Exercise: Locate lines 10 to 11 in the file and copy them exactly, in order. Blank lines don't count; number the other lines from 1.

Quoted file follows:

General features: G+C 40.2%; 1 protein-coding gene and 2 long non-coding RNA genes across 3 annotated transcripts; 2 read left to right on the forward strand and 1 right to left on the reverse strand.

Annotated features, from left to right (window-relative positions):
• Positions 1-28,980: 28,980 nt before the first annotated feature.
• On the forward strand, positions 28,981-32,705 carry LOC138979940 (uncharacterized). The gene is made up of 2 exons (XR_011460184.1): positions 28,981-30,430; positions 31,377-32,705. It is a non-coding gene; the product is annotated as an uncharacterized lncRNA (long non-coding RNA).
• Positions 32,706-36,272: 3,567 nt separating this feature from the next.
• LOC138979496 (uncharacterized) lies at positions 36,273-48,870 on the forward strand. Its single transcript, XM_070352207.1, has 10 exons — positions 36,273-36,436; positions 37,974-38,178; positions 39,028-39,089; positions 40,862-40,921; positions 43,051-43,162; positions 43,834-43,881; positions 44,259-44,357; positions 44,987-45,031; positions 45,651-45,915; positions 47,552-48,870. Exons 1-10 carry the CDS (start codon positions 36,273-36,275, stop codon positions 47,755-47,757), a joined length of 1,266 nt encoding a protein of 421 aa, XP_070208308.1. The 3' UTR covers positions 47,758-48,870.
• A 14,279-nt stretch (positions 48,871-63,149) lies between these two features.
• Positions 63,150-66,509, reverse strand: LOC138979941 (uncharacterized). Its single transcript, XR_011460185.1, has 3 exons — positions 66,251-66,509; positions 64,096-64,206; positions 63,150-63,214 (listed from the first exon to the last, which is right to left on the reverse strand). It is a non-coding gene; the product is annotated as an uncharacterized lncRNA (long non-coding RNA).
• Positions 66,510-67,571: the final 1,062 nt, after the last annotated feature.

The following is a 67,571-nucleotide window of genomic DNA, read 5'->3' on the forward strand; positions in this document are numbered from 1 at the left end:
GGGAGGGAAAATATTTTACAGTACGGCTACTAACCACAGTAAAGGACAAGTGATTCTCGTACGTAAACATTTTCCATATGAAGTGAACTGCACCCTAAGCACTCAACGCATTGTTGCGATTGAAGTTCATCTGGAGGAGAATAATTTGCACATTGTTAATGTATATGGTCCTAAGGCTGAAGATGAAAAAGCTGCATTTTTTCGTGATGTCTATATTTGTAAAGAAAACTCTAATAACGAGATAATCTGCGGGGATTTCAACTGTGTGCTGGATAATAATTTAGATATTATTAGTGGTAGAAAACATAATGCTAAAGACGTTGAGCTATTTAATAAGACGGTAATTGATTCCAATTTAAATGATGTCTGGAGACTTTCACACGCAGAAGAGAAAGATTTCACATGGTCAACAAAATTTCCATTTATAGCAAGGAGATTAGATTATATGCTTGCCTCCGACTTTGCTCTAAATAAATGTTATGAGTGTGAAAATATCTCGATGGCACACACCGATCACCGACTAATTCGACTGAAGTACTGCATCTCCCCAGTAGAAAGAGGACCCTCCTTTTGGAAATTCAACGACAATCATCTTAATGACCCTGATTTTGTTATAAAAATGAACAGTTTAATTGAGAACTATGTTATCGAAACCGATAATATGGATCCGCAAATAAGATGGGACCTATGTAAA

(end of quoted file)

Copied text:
The following is a 67,571-nucleotide window of genomic DNA, read 5'->3' on the forward strand; positions in this document are numbered from 1 at the left end:
GGGAGGGAAAATATTTTACAGTACGGCTACTAACCACAGTAAAGGACAAGTGATTCTCGTACGTAAACATTTTCCATATGAAGTGAACTGCACCCTAAGCACTCAACGCATTGTTGCGATTGAAGTTCATCTGGAGGAGAATAATTTGCACATTGTTAATGTATATGGTCCTAAGGCTGAAGATGAAAAAGCTGCATTTTTTCGTGATGTCTATATTTGTAAAGAAAACTCTAATAACGAGATAATCTGCGGGGATTTCAACTGTGTGCTGGATAATAATTTAGATATTATTAGTGGTAGAAAACATAATGCTAAAGACGTTGAGCTATTTAATAAGACGGTAATTGATTCCAATTTAAATGATGTCTGGAGACTTTCACACGCAGAAGAGAAAGATTTCACATGGTCAACAAAATTTCCATTTATAGCAAGGAGATTAGATTATATGCTTGCCTCCGACTTTGCTCTAAATAAATGTTATGAGTGTGAAAATATCTCGATGGCACACACCGATCACCGACTAATTCGACTGAAGTACTGCATCTCCCCAGTAGAAAGAGGACCCTCCTTTTGGAAATTCAACGACAATCATCTTAATGACCCTGATTTTGTTATAAAAATGAACAGTTTAATTGAGAACTATGTTATCGAAACCGATAATATGGATCCGCAAATAAGATGGGACCTATGTAAA